Taking tori in symmetric products and "miraculously" proving that the Floer homology is independent of choices always seemed, well, miraculous. Some time ago Max Lipyanski explained to me the origins of this construction from gauge theory on surfaces, a la Atiyah-Floer conjecture, which I have then forgotten. What is the origin of Heegard Floer?
I think the crude answer is that there is (or maybe just should be) an extended 4 dimensional TQFT that assigns the Fukaya category of a symmetric product to a surface, and the usual Heegard-Floer Lagrangian to a 3 manifold. So, the usual definition of Heegard-Floer is the gluing formula for a Heegard splitting, and invariance is no miracle at all.
From Szabó's delightfully understated response (pdf) to receiving the Veblen prize:
The joint work with Peter Ozsváth which is noted here grew out of our attempts to understand Seiberg–Witten moduli spaces over three-manifolds where the metric degenerates along a surface. This led to the construction of Heegaard Floer homology that involved both topological tools, such as Heegaard diagrams, and tools from symplectic geometry, such as holomorphic disks with Lagrangian boundary constraints. The time spent on investigating Heegaard Floer homology and its relationship with problems in low-dimensional topology was rather interesting.
Of course, if one believes that Heegaard Floer homology is somehow the limit of monopole Floer homology as one degenerates the metric in some way that depends on the Heegaard diagram, then the independence of Heegaard Floer homology from the Heegaard diagram would fall out from the metric-independence of monopole Floer homology. Unfortunately, I can't seem to find references that give any sort of precise picture of how Ozsváth and Szabó came to think that this should be the case (though it might have been a baby analogue of the picture in this paperlink broken (pdf) by Yi-Jen Lee, written a few years later).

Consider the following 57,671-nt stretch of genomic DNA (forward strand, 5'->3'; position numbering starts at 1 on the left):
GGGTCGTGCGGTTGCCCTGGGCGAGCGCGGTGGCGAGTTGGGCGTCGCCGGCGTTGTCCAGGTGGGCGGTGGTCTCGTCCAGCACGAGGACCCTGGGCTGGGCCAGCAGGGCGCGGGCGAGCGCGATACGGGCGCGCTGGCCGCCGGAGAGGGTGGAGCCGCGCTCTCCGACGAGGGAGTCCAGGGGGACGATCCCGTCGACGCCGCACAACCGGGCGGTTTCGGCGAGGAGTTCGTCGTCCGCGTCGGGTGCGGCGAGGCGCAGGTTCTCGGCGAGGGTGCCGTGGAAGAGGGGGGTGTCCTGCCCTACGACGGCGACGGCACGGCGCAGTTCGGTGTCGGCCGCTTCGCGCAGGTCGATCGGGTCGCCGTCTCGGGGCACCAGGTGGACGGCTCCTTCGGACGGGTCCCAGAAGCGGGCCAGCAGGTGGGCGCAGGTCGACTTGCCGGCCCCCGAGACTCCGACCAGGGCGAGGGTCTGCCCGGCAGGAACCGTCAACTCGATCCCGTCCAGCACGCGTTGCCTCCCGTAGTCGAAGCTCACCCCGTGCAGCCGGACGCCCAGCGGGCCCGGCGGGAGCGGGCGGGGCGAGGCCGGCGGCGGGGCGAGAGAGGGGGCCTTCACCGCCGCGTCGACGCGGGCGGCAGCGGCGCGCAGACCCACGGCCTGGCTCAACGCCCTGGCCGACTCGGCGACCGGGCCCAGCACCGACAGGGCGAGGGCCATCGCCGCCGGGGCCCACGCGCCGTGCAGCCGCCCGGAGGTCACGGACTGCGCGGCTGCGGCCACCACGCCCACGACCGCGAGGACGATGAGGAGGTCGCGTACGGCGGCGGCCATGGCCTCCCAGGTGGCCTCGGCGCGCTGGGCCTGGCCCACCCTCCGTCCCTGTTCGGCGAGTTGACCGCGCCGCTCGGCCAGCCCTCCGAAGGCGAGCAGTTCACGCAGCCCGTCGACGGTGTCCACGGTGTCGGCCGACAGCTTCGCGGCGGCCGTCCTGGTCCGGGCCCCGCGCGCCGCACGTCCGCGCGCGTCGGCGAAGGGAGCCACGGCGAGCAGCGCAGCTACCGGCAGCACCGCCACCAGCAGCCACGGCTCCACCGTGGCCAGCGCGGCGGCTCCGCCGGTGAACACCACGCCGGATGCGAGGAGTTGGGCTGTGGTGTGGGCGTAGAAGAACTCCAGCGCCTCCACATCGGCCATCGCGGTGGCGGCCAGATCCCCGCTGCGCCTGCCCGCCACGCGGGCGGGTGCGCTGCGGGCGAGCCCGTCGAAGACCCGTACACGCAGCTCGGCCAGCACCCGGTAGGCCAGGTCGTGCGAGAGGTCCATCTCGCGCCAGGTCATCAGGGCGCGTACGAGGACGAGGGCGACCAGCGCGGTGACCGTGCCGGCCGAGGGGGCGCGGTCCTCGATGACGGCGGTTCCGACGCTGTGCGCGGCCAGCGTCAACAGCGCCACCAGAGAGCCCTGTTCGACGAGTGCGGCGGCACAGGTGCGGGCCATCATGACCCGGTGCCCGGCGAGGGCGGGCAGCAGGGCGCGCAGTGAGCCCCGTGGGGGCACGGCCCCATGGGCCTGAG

It perhaps bears mentioning that Heegaard Floer homology wasn't the first invariant that Ozsváth and Szabó constructed based on thinking about the interaction of the Seiberg-Witten equations with a Heegaard diagram—see The Theta Divisor and Three-Manifold Invariants and The theta divisor and the Casson–Walker invariant, which extract an invariant from the theta-divisor of the Heegaard surface, appear to have been based on thinking about what happens to the Seiberg–Witten equations when one has a neck $S\times [-T,T]$ ($S$ is the Heegaard surface) with the metric on $S$ at $t=-T$ itself having long cylinders over the compressing circles for one handlebody, while the metric on $S$ at $t=T$ has long cylinders over the compressing circles for the other handlebody.
I'm far away from being an expert, but I think the Heegaard Floer homology was invented by Peter Ozsváth and Zoltán Szabó, so I would recommend the following link to you: click me
If this Introduction is not enough, you should perhaps read "the original work" (in fact the Heegard Floer homology was developed in a long series of papers): P. S. Ozsváth and Z. Szabó. Holomorphic disks and topological invariants for closed three-manifolds. To appear in Annals of Math., math.SG/0101206.
EDIT: Perhaps the Introduction of the book Floer homology, gauge theory, and low-dimensional topology is useful if you are interested in the motivation of Heegard Floer homology.